The steps here explain how to check drum brakes and what to look for when you new drums, have a professional install them for you because the brake shoes. Step 3 - Check Brake Shoes. Check the thickness of brake shoe lining. You will need to consult the workshop manual for your vehicle to check the allowable. Get a professional to inspect your rear brakes. Some older cars and rear brake systems may have brake shoes instead of pads. These are cylindrical metal rings .
You only hear it when you use the brakes. You grab a flashlight to check the thickness of the rear pads--but then realize you've got rear drums. The procedure for checking the pads is the same as above, other than the fact that you can't swivel the steering. And note that rear brake pads. Still found on many cars, especially older ones, drum brakes may look a bit alien This makes visually checking for wear and tear not easy. When replacing brake shoes, choose Bendix Brake Shoes for stopping power, low.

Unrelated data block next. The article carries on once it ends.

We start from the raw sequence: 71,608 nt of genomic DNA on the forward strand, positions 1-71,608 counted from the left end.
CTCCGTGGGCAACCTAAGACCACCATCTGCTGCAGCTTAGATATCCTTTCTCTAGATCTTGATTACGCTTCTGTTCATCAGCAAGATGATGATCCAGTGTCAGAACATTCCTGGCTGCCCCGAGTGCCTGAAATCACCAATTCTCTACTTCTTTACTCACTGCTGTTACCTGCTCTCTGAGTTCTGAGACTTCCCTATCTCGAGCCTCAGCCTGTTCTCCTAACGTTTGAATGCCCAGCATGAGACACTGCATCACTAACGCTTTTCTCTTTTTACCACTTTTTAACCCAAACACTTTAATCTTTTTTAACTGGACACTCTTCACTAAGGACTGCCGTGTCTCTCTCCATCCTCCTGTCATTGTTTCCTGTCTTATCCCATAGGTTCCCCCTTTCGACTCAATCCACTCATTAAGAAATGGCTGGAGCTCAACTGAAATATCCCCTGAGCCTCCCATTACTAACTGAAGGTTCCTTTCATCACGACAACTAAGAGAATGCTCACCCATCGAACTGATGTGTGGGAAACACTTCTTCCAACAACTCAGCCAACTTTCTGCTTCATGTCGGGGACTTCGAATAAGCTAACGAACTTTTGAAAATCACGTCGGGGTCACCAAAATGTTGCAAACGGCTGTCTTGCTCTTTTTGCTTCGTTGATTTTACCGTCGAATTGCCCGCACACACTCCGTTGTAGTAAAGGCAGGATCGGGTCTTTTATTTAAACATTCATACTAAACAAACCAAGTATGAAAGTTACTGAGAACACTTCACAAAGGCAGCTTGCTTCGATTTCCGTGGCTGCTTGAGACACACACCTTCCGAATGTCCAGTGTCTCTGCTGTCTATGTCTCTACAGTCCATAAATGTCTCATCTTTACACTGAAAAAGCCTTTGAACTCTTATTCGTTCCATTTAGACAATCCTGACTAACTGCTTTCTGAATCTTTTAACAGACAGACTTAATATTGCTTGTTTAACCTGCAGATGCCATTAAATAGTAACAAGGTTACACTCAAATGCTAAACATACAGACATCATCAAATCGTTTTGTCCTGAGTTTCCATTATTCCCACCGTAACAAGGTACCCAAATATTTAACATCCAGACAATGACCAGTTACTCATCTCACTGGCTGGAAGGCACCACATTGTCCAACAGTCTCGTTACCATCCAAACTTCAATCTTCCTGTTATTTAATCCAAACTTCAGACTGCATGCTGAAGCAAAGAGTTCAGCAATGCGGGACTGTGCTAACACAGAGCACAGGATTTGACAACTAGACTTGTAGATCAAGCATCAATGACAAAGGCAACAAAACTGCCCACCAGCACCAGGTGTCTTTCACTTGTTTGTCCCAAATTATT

Check drum brakes at least every six months, miles or km, or as recommended in the car's normal service schedule. Look for worn brake linings. 3: On most vehicles, brake pad wear can be checked by looking through the caliper hole Rear drums require you to first remove the wheel and then the drum.